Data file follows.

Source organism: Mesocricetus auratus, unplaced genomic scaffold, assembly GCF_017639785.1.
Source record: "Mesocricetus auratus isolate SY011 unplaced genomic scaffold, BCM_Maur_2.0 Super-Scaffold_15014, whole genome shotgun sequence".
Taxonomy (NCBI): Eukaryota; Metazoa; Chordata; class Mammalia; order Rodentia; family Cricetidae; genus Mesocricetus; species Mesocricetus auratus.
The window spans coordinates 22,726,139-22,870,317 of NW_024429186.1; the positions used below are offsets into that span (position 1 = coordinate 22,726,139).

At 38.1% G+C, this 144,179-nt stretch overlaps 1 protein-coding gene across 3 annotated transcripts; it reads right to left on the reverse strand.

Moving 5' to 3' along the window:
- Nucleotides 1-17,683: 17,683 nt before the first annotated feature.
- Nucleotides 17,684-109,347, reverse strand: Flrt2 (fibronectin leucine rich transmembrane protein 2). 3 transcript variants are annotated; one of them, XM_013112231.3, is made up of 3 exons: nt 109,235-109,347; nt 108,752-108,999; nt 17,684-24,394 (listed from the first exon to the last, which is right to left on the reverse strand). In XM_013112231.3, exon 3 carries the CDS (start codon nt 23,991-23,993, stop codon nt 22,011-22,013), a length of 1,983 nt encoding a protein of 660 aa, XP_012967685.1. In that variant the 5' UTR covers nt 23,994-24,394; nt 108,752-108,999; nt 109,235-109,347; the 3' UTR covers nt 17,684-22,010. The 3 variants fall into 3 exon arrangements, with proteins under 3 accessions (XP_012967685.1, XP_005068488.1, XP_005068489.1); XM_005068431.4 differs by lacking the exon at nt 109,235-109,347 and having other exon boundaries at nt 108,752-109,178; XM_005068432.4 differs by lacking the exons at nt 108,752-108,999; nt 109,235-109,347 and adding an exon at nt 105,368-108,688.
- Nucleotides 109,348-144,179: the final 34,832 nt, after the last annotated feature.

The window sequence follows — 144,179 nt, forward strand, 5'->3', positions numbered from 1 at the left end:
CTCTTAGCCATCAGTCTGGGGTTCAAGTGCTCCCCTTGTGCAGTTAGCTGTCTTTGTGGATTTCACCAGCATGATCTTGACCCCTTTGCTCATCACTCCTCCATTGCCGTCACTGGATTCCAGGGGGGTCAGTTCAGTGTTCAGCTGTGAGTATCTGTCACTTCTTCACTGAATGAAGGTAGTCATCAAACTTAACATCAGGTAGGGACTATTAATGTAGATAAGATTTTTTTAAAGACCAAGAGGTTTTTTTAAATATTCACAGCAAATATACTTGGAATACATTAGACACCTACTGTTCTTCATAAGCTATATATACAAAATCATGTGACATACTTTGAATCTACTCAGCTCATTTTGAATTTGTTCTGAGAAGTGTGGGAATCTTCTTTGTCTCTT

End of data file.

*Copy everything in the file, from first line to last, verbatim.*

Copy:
Source organism: Mesocricetus auratus, unplaced genomic scaffold, assembly GCF_017639785.1.
Source record: "Mesocricetus auratus isolate SY011 unplaced genomic scaffold, BCM_Maur_2.0 Super-Scaffold_15014, whole genome shotgun sequence".
Taxonomy (NCBI): Eukaryota; Metazoa; Chordata; class Mammalia; order Rodentia; family Cricetidae; genus Mesocricetus; species Mesocricetus auratus.
The window spans coordinates 22,726,139-22,870,317 of NW_024429186.1; the positions used below are offsets into that span (position 1 = coordinate 22,726,139).

At 38.1% G+C, this 144,179-nt stretch overlaps 1 protein-coding gene across 3 annotated transcripts; it reads right to left on the reverse strand.

Moving 5' to 3' along the window:
- Nucleotides 1-17,683: 17,683 nt before the first annotated feature.
- Nucleotides 17,684-109,347, reverse strand: Flrt2 (fibronectin leucine rich transmembrane protein 2). 3 transcript variants are annotated; one of them, XM_013112231.3, is made up of 3 exons: nt 109,235-109,347; nt 108,752-108,999; nt 17,684-24,394 (listed from the first exon to the last, which is right to left on the reverse strand). In XM_013112231.3, exon 3 carries the CDS (start codon nt 23,991-23,993, stop codon nt 22,011-22,013), a length of 1,983 nt encoding a protein of 660 aa, XP_012967685.1. In that variant the 5' UTR covers nt 23,994-24,394; nt 108,752-108,999; nt 109,235-109,347; the 3' UTR covers nt 17,684-22,010. The 3 variants fall into 3 exon arrangements, with proteins under 3 accessions (XP_012967685.1, XP_005068488.1, XP_005068489.1); XM_005068431.4 differs by lacking the exon at nt 109,235-109,347 and having other exon boundaries at nt 108,752-109,178; XM_005068432.4 differs by lacking the exons at nt 108,752-108,999; nt 109,235-109,347 and adding an exon at nt 105,368-108,688.
- Nucleotides 109,348-144,179: the final 34,832 nt, after the last annotated feature.

The window sequence follows — 144,179 nt, forward strand, 5'->3', positions numbered from 1 at the left end:
CTCTTAGCCATCAGTCTGGGGTTCAAGTGCTCCCCTTGTGCAGTTAGCTGTCTTTGTGGATTTCACCAGCATGATCTTGACCCCTTTGCTCATCACTCCTCCATTGCCGTCACTGGATTCCAGGGGGGTCAGTTCAGTGTTCAGCTGTGAGTATCTGTCACTTCTTCACTGAATGAAGGTAGTCATCAAACTTAACATCAGGTAGGGACTATTAATGTAGATAAGATTTTTTTAAAGACCAAGAGGTTTTTTTAAATATTCACAGCAAATATACTTGGAATACATTAGACACCTACTGTTCTTCATAAGCTATATATACAAAATCATGTGACATACTTTGAATCTACTCAGCTCATTTTGAATTTGTTCTGAGAAGTGTGGGAATCTTCTTTGTCTCTT